On Friday, Chief Minister Siddaramaiah told media persons that he would once again write to the Centre to include Kannada in the list of regional languages for the National Eligibility cum Entrance Test.
In a response, the Central government officials have said that Kannada could not be considered as one of the languages for writing the exam due to certain norms that were set for selecting the regional languages in which the test could be written, Deccan Herald reported.
Officials at the Centre have said that the regional languages were chosen based on two criteria â€“ the state had to have conducted medical entrance exam in regional language at least for three years and that the vernacular language must have a lexicon of medical terms, the DH report said.
The norms were worked out after expert consultation and state officials to ensure that there are also teachers who can examine copies in said languages, the report said.
The Centreâ€™s response was that Karnataka never conducted the medical exam in Kannada and the state officials who had attended a video call meeting with the health ministry had also not raised any objections and were satisfied with English being the preferred language for NEET, the DH report said.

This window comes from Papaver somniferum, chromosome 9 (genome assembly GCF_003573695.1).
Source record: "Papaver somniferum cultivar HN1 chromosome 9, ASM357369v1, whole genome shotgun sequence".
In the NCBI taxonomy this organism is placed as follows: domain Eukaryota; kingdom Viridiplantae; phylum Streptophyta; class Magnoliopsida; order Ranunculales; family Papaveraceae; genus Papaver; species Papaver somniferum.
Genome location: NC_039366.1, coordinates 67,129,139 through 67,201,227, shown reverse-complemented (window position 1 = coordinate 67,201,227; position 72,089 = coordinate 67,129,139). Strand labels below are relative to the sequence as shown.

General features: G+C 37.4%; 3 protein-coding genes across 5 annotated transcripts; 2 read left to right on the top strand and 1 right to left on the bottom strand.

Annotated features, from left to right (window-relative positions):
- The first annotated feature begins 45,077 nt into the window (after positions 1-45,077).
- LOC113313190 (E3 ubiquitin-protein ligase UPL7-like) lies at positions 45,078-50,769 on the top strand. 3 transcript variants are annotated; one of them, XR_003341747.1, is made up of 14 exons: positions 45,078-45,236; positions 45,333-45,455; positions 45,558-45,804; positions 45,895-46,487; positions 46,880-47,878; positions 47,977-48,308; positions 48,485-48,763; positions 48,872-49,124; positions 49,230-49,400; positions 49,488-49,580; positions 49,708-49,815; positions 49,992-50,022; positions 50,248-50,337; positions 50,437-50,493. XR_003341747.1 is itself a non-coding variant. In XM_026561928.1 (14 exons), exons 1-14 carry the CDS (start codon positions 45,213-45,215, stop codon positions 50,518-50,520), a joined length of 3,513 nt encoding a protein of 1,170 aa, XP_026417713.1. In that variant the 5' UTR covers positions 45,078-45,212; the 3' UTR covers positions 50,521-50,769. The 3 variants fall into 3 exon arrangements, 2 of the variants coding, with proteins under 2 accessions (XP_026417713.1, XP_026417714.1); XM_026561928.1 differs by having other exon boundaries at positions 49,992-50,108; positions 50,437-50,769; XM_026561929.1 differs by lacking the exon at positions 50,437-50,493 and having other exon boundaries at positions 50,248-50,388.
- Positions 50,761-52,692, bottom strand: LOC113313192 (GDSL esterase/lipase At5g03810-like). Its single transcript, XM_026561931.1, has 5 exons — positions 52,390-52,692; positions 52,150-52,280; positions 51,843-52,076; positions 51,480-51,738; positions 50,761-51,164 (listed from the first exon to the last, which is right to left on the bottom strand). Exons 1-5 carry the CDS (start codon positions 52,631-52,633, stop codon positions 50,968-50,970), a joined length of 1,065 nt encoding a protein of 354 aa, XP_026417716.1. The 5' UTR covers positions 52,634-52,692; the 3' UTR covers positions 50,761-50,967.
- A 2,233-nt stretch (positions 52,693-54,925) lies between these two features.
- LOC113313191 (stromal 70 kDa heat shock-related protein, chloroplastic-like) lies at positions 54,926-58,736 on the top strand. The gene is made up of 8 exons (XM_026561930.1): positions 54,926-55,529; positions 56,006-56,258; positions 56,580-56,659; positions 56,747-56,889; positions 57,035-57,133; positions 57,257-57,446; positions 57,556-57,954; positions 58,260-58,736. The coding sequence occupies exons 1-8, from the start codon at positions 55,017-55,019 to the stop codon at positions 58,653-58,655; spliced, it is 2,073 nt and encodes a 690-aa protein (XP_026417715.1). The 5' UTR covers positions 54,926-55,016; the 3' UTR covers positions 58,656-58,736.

Earlier this week, the Health Ministry had announced that NEET could be written in eight languages - Gujarati, Marathi, Bengali, Assamese, Telugu, Tamil, Hindi and English.
The Kannada Development Authority had written to Prakash Javadekar, Minister for Human Resource Development, seeking to include Kannada, just after the announcement was made.
The issue flared up when Jawaid Akhtar, principal secretary, Medical Education, Karnataka, wrote to the Union Health Secretary CK Mishra, requesting him to include Kannada in NEET on December 22, according to the report.
Akthar said that the state officials had sought the time from the Centre to seek the governmentâ€™s approval before sending the request of including Kannada in NEET, it added.
The report said that the Union government had made the decision on the languages way back in 2013 before conducting the first NEET exam and the first exam was limited to two languages due to legal objections.